German Encounters With Modernity: Novels of Imperial Berlin

BRILL, 1991 - 269 Seiten
The novels of Imperial Berlin comprise a body of material of immense historical richness. Their importance as a historical source lies in the intricate connections their authors make between the individual lives of characters, a modernizing city, and a newly unified nation. These connections - and the values and assumptions behind them - are the focus of this study. In creating these connections as fictional representations of their society, Berlin novelists not only reflected societal values but also were molding them by contributing to the social discourse in which they evolved. Taken together, their works constitute a significant piece in the complicated puzzle of how the society of Imperial Germany, as it underwent the social and economic upheavals of modernization, transformed the rule of traditional elites into new authoritarian forms. Using individual works to analyze fictional treatment of a spectrum of problems of nationhood and modernity, I argue that Berlin novelists were using their works for two significant social purposes: to search for a German identity that spoke to modern realities and to envision a particularly German revolution that would bring genuine national greatness. As the young nation matured, however, these visions became increasingly elusive. They were impeded, I suggest, by specific obstacles, including traumatic historical events, inherited cultural ideals, powerful mythologies, social anxieties, and political indifference. This book documents what Berlin novelists conceived as a struggle for Germany's soul - and traces the stages of its defeat.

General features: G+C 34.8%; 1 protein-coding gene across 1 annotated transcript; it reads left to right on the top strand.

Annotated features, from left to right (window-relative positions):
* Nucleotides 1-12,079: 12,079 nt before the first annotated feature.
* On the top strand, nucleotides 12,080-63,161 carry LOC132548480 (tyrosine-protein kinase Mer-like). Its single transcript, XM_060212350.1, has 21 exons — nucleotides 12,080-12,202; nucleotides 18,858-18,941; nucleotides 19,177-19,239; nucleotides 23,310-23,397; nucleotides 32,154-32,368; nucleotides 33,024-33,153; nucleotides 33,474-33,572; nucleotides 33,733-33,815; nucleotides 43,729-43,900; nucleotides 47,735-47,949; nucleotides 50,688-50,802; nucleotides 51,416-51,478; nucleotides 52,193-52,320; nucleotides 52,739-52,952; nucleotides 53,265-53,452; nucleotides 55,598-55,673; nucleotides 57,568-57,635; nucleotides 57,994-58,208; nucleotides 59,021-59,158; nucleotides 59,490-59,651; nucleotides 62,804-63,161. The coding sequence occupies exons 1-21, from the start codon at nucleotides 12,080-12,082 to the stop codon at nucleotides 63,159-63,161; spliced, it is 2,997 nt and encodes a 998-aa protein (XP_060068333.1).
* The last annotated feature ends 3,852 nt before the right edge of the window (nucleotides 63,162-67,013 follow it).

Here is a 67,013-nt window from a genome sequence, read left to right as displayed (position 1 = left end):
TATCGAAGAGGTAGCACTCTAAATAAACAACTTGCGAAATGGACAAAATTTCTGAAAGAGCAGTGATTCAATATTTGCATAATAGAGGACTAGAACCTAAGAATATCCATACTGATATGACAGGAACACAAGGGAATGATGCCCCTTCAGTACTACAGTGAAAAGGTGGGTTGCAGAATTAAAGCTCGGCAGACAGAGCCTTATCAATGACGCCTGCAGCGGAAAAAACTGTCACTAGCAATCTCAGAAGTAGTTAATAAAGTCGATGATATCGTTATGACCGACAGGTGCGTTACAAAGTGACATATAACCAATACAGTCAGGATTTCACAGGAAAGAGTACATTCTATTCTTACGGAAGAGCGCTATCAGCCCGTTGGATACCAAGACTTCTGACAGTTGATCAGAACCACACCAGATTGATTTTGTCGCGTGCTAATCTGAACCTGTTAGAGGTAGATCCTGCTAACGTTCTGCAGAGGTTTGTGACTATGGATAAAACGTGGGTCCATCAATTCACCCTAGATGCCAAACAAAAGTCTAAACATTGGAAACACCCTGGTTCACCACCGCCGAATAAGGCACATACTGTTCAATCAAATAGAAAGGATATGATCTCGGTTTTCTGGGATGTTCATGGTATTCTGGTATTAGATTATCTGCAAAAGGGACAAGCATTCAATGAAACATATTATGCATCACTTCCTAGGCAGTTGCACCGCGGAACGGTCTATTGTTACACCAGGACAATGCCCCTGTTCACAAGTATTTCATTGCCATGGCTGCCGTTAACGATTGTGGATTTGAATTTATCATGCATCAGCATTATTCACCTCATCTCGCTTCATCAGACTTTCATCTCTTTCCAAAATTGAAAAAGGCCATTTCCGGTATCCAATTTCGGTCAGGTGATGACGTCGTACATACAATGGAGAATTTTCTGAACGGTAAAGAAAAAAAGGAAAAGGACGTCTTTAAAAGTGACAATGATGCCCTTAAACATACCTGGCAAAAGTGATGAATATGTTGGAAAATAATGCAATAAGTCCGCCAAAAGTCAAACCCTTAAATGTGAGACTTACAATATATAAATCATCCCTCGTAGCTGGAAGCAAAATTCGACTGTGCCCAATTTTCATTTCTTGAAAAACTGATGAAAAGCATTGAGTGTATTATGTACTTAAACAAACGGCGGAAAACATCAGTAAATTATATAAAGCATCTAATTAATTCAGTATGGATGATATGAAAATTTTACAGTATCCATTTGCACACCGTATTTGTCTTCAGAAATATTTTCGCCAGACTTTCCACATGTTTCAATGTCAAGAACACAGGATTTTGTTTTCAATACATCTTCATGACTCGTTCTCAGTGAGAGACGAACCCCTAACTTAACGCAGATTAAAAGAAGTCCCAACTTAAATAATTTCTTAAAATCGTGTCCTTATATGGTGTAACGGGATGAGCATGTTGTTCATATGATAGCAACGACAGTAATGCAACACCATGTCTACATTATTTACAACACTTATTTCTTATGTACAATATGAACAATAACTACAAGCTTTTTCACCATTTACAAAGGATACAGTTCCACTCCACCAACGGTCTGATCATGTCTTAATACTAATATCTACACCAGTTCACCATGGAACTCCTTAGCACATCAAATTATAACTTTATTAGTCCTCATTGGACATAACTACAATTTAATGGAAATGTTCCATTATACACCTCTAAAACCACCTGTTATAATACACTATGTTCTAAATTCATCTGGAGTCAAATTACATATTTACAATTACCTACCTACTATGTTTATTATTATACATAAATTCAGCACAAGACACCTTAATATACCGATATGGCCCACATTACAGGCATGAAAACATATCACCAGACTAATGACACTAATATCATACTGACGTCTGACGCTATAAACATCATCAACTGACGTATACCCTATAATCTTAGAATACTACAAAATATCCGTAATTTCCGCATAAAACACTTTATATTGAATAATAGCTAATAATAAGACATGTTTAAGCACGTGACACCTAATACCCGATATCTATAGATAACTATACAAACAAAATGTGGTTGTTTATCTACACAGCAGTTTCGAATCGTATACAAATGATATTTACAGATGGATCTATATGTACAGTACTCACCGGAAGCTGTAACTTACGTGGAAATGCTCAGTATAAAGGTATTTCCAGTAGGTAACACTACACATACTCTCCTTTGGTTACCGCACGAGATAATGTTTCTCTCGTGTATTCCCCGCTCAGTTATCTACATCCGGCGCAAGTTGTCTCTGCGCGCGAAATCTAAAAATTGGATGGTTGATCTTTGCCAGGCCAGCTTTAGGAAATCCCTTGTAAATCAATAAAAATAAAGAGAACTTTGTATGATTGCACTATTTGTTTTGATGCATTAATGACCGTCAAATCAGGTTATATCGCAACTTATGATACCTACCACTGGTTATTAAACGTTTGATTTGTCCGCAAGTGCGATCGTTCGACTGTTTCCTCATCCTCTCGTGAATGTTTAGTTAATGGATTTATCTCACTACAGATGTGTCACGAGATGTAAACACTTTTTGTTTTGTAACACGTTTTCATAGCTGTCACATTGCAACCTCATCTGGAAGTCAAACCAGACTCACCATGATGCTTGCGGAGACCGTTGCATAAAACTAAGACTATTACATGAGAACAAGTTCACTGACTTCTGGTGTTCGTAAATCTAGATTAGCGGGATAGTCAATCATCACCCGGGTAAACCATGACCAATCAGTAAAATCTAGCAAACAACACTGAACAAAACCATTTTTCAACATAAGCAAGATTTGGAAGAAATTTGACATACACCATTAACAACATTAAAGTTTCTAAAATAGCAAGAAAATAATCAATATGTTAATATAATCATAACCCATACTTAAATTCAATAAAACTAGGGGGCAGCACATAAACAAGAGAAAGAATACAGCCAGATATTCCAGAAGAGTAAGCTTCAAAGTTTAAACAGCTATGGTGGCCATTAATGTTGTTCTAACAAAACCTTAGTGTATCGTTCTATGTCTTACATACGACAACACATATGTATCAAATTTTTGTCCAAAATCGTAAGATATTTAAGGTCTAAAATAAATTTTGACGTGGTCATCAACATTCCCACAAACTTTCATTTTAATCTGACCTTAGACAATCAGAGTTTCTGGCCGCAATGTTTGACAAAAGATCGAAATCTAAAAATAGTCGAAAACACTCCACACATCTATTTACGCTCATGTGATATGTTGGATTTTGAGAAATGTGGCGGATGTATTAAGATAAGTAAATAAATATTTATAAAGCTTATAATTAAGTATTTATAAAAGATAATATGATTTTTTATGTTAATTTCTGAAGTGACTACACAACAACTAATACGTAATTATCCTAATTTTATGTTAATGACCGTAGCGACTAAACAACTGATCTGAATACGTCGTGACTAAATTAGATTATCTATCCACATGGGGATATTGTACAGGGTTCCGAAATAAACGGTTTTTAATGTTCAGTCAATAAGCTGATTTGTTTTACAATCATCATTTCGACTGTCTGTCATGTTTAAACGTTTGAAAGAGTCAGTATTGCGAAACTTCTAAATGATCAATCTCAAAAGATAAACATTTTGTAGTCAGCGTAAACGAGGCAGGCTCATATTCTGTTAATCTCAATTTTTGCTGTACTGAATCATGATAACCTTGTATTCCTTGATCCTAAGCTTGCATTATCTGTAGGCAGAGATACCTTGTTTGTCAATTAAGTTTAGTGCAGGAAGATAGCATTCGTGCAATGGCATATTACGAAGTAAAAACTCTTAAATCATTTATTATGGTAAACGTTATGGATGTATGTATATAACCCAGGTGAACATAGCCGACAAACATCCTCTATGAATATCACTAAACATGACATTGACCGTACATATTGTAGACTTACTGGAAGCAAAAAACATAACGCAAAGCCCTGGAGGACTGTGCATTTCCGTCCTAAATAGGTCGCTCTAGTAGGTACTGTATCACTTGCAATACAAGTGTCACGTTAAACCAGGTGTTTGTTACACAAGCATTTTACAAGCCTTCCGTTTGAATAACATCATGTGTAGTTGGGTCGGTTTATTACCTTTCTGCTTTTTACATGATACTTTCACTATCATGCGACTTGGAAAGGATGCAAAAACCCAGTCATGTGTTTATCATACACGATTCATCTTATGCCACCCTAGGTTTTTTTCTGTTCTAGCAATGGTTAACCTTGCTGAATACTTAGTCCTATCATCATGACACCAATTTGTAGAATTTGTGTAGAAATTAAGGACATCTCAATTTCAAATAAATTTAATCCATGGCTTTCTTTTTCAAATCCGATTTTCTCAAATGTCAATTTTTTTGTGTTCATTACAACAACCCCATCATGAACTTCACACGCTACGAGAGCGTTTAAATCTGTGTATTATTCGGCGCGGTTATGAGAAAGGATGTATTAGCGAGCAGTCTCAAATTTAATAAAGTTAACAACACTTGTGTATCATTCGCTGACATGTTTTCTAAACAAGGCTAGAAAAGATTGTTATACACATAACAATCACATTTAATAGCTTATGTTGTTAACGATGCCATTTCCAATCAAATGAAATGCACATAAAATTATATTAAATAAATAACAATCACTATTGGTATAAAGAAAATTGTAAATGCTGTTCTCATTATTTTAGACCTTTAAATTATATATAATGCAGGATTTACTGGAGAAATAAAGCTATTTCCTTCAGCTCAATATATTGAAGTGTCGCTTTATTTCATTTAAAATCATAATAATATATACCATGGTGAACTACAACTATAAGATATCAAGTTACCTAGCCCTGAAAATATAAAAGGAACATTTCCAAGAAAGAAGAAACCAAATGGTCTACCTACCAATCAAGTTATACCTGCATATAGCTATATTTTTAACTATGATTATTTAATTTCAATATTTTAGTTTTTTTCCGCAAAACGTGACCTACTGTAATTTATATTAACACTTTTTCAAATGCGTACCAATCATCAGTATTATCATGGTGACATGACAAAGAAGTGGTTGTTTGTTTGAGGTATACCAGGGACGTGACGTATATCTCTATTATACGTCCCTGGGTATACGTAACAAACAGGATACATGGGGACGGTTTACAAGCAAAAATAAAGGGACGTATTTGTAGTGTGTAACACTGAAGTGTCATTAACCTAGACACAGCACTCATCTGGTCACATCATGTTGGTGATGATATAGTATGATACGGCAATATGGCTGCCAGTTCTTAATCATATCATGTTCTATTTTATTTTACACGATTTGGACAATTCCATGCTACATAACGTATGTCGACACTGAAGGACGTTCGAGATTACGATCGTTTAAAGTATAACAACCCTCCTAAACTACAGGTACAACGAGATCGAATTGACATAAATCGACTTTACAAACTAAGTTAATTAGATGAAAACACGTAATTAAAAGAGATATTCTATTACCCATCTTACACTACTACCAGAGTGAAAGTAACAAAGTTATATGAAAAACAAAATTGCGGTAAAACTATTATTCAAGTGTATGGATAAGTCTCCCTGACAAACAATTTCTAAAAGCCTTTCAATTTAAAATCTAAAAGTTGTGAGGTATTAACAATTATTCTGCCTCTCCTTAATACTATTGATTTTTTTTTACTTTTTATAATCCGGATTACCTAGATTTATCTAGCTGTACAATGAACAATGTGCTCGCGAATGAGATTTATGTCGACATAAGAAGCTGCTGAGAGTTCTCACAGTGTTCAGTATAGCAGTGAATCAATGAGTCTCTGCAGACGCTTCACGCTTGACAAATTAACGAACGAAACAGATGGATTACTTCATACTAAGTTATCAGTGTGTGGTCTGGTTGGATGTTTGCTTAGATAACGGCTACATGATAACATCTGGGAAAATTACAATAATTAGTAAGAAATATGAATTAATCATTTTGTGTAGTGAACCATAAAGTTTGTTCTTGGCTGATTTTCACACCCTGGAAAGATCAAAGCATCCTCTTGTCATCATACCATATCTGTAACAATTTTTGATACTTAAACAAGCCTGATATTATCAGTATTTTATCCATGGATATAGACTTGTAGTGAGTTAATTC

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Karl Gutzkows Knights of the Spirit
Berlin Becomes a WorldCity
The Imperiled Bürger
The Unfinished Revolution
The Cultural
The WorkingClass Struggle
Disease in the Metropolis
Berlins Jews
Women in Berlin Society
A Crisis of Honor and Means
Into the Idlers
The Changing of the Guard

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Über den Autor (1991)

Katherine Roper did her graduate work in modern German history at Stanford University under Gordon Craig. Her interest in using novels as a source for the study of modern German history was sparked when she entered Professor Craig's seminar on Weimar literature as a new graduate student, and this interest was solidified when she chose as a dissertation topic to analyze the social criticism in the works of twentieth-century writer Erich Kastner. Since then her research and writing have continued to focus on the historical analysis of imaginative literature of modern Germany, extending from the mid-nineteenth century to postwar Germany. As the Europeanist in the History Department at Saint Mary's College, a liberal arts college in the Bay Area, she teaches a wide variety of courses in history and in the core curriculum great books seminar. She is presently chair of the History Department as well.

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